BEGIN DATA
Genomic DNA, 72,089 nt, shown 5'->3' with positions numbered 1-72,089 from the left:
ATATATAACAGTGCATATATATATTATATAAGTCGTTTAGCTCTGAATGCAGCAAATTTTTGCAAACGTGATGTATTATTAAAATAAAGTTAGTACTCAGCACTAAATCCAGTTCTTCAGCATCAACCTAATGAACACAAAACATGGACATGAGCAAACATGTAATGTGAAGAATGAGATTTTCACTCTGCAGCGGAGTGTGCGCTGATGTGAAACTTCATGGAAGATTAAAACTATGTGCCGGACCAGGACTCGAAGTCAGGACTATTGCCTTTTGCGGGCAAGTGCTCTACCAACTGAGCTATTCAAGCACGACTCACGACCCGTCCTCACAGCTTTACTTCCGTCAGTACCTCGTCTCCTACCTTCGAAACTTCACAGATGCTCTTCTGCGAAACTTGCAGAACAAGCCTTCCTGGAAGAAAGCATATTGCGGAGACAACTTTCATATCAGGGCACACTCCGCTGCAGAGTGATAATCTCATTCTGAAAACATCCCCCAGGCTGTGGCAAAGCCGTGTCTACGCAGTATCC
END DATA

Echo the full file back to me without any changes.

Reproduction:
Genomic DNA, 72,089 nt, shown 5'->3' with positions numbered 1-72,089 from the left:
ATATATAACAGTGCATATATATATTATATAAGTCGTTTAGCTCTGAATGCAGCAAATTTTTGCAAACGTGATGTATTATTAAAATAAAGTTAGTACTCAGCACTAAATCCAGTTCTTCAGCATCAACCTAATGAACACAAAACATGGACATGAGCAAACATGTAATGTGAAGAATGAGATTTTCACTCTGCAGCGGAGTGTGCGCTGATGTGAAACTTCATGGAAGATTAAAACTATGTGCCGGACCAGGACTCGAAGTCAGGACTATTGCCTTTTGCGGGCAAGTGCTCTACCAACTGAGCTATTCAAGCACGACTCACGACCCGTCCTCACAGCTTTACTTCCGTCAGTACCTCGTCTCCTACCTTCGAAACTTCACAGATGCTCTTCTGCGAAACTTGCAGAACAAGCCTTCCTGGAAGAAAGCATATTGCGGAGACAACTTTCATATCAGGGCACACTCCGCTGCAGAGTGATAATCTCATTCTGAAAACATCCCCCAGGCTGTGGCAAAGCCGTGTCTACGCAGTATCC